The United States held firm outside the top 20 in TRACE International’s latest update to its annual Bribery Risk Matrix.
TRACE first launched its Bribery Risk Matrix in 2014, providing chief compliance officers reliable information about commercial bribery risk worldwide. To arrive at each country’s score, the matrix analyzes four specific domains:
- Domain 1: Business interactions with government.
- Domain 2: Anti-bribery deterrence and enforcement.
- Domain 3: Government and civil service transparency.
- Domain 4: Capacity for civil society oversight.
After dropping from 15th to 23rd last year, the United States saw no change in its position in the 2021 edition of the matrix released Wednesday. “Over the past five years, the business bribery risk environment in the United States worsened significantly when compared with global trends,” TRACE found.
“According to our 2021 data, the business bribery risk environment in the United States worsened under the last presidential administration, which exploited long-term structural issues,” said TRACE President Alexandra Wrage. “Judicial independence deteriorated, threatening to undermine a critical curb on executive power.”
“Other checks on government power declined as well, including independent audits, civic oversight, and press freedom and independence,” Wrage added. “Despite [President Donald] Trump’s public disdain for the [Foreign Corrupt Practices Act], the law remained in full effect under a committed FCPA team at the Department of Justice, but anti-corruption safeguards degraded overall. Taken together, this should serve as a wake-up call for the current administration: The United States is not invulnerable to the conditions that perpetuate business bribery.”
The United Kingdom ranked ninth, while Canada ranked 10th. The matrix ranks 194 countries total.
The countries that posed the highest commercial bribery risk overall, according to the matrix, are North Korea, with a total risk score of 94; Turkmenistan (86); Eritrea (81); Venezuela (81); Somalia (80); and South Sudan (80).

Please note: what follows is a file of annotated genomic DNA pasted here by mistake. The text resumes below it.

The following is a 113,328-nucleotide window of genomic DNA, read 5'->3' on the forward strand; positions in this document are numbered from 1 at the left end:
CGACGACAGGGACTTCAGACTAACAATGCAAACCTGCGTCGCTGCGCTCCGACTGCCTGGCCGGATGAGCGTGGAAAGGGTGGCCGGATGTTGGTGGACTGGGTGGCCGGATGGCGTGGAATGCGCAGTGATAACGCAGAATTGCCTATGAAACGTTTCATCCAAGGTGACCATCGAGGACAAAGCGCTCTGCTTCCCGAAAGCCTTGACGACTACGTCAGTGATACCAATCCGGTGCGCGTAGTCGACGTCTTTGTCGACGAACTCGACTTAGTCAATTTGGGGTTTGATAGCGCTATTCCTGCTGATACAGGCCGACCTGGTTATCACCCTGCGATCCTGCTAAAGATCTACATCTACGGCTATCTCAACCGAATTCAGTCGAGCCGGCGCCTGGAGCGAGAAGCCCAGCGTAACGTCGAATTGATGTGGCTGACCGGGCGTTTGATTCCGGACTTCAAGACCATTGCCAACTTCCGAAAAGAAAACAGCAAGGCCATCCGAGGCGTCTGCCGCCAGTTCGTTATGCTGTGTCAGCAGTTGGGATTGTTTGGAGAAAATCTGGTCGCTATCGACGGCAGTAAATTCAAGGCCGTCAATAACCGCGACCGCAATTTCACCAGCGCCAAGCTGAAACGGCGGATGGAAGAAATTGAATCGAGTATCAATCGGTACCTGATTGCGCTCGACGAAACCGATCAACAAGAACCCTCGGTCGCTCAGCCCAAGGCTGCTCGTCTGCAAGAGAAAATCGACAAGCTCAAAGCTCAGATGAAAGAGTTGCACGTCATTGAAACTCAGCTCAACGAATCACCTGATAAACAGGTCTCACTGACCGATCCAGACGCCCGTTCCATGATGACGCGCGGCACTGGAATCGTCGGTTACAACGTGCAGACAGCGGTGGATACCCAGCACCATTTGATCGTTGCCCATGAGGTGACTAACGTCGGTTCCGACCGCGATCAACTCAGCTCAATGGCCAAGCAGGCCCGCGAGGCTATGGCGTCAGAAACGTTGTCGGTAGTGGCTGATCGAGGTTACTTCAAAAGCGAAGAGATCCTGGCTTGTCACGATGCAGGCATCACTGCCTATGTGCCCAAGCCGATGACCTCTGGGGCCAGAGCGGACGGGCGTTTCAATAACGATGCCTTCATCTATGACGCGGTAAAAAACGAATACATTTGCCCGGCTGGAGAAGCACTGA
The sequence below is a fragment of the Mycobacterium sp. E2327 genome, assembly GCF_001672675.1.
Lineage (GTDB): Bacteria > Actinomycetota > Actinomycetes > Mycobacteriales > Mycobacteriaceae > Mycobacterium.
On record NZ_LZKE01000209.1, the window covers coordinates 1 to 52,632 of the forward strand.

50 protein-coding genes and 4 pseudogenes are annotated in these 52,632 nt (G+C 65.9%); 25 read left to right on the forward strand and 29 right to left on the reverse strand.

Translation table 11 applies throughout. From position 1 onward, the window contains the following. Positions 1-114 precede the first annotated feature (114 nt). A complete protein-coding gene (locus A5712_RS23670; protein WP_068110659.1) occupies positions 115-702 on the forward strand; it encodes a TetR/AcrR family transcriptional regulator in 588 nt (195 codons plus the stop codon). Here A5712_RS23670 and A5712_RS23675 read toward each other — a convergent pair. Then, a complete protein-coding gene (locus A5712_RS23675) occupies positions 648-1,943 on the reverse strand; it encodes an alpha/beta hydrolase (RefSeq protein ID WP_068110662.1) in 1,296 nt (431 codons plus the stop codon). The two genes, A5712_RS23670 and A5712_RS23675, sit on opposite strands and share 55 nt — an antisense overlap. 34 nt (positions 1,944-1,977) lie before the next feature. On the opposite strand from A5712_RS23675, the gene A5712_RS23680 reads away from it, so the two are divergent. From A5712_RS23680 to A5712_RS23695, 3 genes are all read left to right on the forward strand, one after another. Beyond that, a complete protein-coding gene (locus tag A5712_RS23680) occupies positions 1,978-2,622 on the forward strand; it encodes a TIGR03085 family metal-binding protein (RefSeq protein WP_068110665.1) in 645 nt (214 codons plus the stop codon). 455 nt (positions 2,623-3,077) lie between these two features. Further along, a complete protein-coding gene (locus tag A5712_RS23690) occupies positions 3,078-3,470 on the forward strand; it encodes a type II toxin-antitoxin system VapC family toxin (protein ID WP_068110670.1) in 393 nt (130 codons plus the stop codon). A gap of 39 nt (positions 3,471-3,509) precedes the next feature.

The countries that presented the lowest risk of commercial bribery—as also observed in last year’s matrix—are Denmark (2); Norway (5); Finland (7); Sweden (7); and New Zealand (8).
According to the matrix, the countries that have improved the most over the last five years regarding the underlying factors of commercial bribery risk are Uzbekistan, the Gambia, Armenia, Malaysia, and Angola.
Egypt, Venezuela, Turkey, Poland, and Hungary have seen business bribery risk environments worsen significantly over the past 10 years, according to TRACE. Additionally, commercial bribery risk increased among all the member nations of the Gulf Cooperation Council over the past year.
Risk scores by domain
Domain 1. The matrix found Denmark posed the lowest risk of bribery in Domain 1 concerning business interactions with government, with an overall risk score of 1. Other countries with low risk scores in this domain included Singapore (2); New Zealand (5); Hong Kong (7); and the United Arab Emirates (7).
Those that pose a high risk of bribery in Domain 1, indicating many government touchpoints, included North Korea (100); Turkmenistan (91); Venezuela (82); and Cambodia (80). Turkmenistan, Venezuela, and Cambodia each showed modest improvement year-over-year.
Domain 2. Denmark (1), once again, showed the lowest level of commercial bribery risk concerning the quality of its anti-bribery deterrence and enforcement. Other countries that scored well in this domain included Finland (2), Norway (4), and New Zealand (7).
On the flip side, North Korea (100) showed the highest level of risk, followed by Eritrea (97); South Sudan (96); and Somalia (94).
Domain 3. Those countries that demonstrated the highest level of government transparency and civil service included Sweden (1), Finland (2), Norway (3), and New Zealand (3). Scoring poorly for the second year in a row were Yemen (100), Somalia (97), Eritrea (97), and South Sudan (95).
Domain 4. Countries that boasted the highest capacity for civil society oversight are Denmark (1), Norway (2), Sweden (5), and Finland (5). The highest risk scores belonged to North Korea (100), Eritrea (92), and Turkmenistan (89) once again.